Children Are Diverse People Too: ACV Methodology for Learning Perspectives of 12-17 Year-Olds
*Names in bold indicate Presenter
This methodology uses a modified vignette method in which child respondents are presented with a short video and asked questions about a cartoon kid. How should this kid handle the challenge facing him/her? Not asking about the respondent him- or herself reduces the risk of punishment if, for example, an adult should overhear a young respondent saying something that the adult did not want revealed, or stating an opinion with which the adult disagreed. It also aims to reduce social desirability bias: the tendency of respondents to say what they think interviewers want to hear.
Vignettes are constructed based on qualitative and quantitative evidence about a population, as well as on our findings during exploratory research. Vignette topics thus far include a poverty scenario, school beatings by teachers, child labor, teacher predation of school girls, street harassment of girls, peer pressure on boys to quit school, and pregnancy. Topics being developed for Nepal include bullying and verbal abuse by teachers. Topics need to be context-specific so that respondents are already familiar with them. A wide range of topics can be explored using ACV methodology. By asking young people about these topics, the ACV methodology seeks to diversify the perspectives that are considered in policy making.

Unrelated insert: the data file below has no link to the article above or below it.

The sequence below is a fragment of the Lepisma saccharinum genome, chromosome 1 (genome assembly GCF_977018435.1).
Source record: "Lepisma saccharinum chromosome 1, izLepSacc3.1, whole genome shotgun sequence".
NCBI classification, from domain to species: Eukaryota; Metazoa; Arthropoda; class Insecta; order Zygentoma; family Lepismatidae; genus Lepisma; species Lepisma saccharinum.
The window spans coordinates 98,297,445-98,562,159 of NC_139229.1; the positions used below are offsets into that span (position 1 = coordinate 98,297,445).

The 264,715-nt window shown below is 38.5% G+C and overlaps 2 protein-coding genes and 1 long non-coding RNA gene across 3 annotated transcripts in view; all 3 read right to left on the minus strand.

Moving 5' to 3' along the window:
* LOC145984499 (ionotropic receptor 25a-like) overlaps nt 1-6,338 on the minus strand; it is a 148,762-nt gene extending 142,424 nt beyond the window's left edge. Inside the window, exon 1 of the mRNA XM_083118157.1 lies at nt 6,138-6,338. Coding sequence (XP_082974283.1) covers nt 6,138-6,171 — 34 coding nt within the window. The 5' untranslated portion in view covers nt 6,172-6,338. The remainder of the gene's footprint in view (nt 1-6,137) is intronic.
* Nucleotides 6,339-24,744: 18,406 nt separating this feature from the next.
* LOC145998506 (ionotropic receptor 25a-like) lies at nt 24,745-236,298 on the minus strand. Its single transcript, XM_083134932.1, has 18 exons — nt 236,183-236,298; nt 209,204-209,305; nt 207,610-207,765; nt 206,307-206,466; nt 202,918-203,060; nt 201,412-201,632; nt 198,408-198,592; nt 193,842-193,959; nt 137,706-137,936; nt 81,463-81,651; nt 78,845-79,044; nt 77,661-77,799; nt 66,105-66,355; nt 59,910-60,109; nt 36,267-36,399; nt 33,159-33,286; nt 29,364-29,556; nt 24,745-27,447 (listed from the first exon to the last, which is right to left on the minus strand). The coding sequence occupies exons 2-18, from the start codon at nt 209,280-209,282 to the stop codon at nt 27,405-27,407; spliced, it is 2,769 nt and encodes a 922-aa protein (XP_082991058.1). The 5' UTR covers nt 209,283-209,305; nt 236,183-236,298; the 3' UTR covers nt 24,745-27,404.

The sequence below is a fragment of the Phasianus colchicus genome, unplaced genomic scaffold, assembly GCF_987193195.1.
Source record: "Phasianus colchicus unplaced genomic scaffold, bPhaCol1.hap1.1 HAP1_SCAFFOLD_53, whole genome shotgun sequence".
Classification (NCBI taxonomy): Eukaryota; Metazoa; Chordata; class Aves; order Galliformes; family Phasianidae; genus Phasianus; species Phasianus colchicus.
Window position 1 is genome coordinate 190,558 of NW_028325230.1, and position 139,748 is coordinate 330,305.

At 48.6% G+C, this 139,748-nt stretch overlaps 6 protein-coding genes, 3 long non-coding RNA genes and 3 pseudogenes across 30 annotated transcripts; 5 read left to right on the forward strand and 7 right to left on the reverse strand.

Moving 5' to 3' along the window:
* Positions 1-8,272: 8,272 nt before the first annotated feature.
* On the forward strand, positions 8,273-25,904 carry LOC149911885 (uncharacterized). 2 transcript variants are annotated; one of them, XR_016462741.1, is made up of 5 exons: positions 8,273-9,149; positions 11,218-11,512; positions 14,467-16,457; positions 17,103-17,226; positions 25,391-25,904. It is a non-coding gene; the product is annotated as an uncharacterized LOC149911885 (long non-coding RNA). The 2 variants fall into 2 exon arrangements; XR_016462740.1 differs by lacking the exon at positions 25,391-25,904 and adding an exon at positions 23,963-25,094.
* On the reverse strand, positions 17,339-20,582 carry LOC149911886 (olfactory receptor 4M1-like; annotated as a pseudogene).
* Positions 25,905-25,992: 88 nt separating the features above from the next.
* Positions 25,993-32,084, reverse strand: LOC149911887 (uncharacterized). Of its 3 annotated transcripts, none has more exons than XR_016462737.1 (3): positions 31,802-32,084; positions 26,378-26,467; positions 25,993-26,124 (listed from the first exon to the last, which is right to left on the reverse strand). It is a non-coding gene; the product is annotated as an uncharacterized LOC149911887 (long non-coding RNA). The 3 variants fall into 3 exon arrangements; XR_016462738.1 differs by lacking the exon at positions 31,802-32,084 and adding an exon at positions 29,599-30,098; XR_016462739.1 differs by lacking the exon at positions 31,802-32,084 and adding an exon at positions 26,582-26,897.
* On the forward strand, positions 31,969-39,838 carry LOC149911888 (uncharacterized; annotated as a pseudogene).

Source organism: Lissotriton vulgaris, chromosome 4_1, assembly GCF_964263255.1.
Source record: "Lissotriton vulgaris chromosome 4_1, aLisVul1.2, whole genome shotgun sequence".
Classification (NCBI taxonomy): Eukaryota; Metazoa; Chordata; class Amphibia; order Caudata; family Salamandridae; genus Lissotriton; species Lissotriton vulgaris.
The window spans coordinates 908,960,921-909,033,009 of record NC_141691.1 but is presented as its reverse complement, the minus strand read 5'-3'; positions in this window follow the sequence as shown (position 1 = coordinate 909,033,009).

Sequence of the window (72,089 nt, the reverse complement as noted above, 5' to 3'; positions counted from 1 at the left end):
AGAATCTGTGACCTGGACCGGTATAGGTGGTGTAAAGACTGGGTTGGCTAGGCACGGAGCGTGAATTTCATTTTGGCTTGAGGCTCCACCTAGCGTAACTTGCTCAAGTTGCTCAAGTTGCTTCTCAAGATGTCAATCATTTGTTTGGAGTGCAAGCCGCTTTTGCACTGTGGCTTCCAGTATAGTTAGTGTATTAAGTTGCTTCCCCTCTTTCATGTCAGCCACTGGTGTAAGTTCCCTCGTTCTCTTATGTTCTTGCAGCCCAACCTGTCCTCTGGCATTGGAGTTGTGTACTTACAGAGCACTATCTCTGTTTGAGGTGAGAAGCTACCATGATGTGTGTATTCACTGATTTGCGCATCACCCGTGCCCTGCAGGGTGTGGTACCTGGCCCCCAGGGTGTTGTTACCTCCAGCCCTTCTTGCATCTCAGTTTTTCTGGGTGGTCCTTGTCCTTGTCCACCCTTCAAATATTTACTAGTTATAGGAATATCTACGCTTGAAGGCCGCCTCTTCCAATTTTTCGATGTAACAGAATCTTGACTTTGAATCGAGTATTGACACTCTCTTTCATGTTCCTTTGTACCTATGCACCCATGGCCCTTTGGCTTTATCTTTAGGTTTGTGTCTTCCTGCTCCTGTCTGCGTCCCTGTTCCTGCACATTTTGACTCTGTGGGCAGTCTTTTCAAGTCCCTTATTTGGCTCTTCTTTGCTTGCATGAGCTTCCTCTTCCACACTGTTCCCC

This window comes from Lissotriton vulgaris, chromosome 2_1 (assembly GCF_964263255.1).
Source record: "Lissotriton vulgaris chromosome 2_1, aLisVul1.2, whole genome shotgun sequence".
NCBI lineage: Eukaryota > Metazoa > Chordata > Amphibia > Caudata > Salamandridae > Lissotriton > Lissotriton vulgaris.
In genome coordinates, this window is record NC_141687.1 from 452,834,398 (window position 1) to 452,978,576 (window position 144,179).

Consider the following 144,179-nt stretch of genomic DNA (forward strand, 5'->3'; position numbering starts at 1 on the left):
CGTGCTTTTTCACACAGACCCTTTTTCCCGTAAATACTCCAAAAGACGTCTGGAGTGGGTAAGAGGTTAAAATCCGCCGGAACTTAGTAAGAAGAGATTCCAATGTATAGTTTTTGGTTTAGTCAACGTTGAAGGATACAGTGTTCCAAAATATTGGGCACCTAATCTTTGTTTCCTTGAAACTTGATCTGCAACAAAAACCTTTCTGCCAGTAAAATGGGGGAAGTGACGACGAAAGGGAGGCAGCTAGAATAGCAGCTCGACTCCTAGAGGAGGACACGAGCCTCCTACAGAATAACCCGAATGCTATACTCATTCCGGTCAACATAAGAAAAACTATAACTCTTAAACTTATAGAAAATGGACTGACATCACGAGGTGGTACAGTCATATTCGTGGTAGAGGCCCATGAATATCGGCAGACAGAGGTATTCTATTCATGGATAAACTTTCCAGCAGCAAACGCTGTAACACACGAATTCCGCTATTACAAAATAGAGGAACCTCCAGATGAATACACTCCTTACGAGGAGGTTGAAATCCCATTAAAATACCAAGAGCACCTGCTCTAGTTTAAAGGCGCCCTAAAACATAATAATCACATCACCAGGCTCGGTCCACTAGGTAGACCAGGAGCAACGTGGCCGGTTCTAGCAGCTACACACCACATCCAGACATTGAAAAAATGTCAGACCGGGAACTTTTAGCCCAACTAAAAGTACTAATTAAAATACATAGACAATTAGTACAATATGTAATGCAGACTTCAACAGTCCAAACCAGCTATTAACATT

ACV modules can be attached to traditional surveys for use with children ages 12-17. An ACV module consists of a 2-minute cartoon video (with voiceover heard through a headset), plus follow-up questions posted by an interviewer. Some follow-up questions use a five-point Smiley face scale, while others ask more directly about the cartoon kid’s dilemma.
Our pilot studies also include post-survey interviews and focus groups of child respondents as well as an adult survey. The APPAM presentation will present preliminary findings from three pilot studies in rural and urban Tanzania (2018) and from peri-urban Nepal (2019). All three pilots used stratified random sampling methods; each includes children from 100-150 households.
We argue that until adults learn more about the perspectives of young people, and generate data about them, it will be impossible to take account the unique views and opinions of children and effectively ignoring the diverse perspectives of over 640 million young people ages 12-17 in the Global South. (UN Population Division, 2015 estimates). The Animating Children's Views methodology offers an innovative approach to engaging young people to improve program and policy development.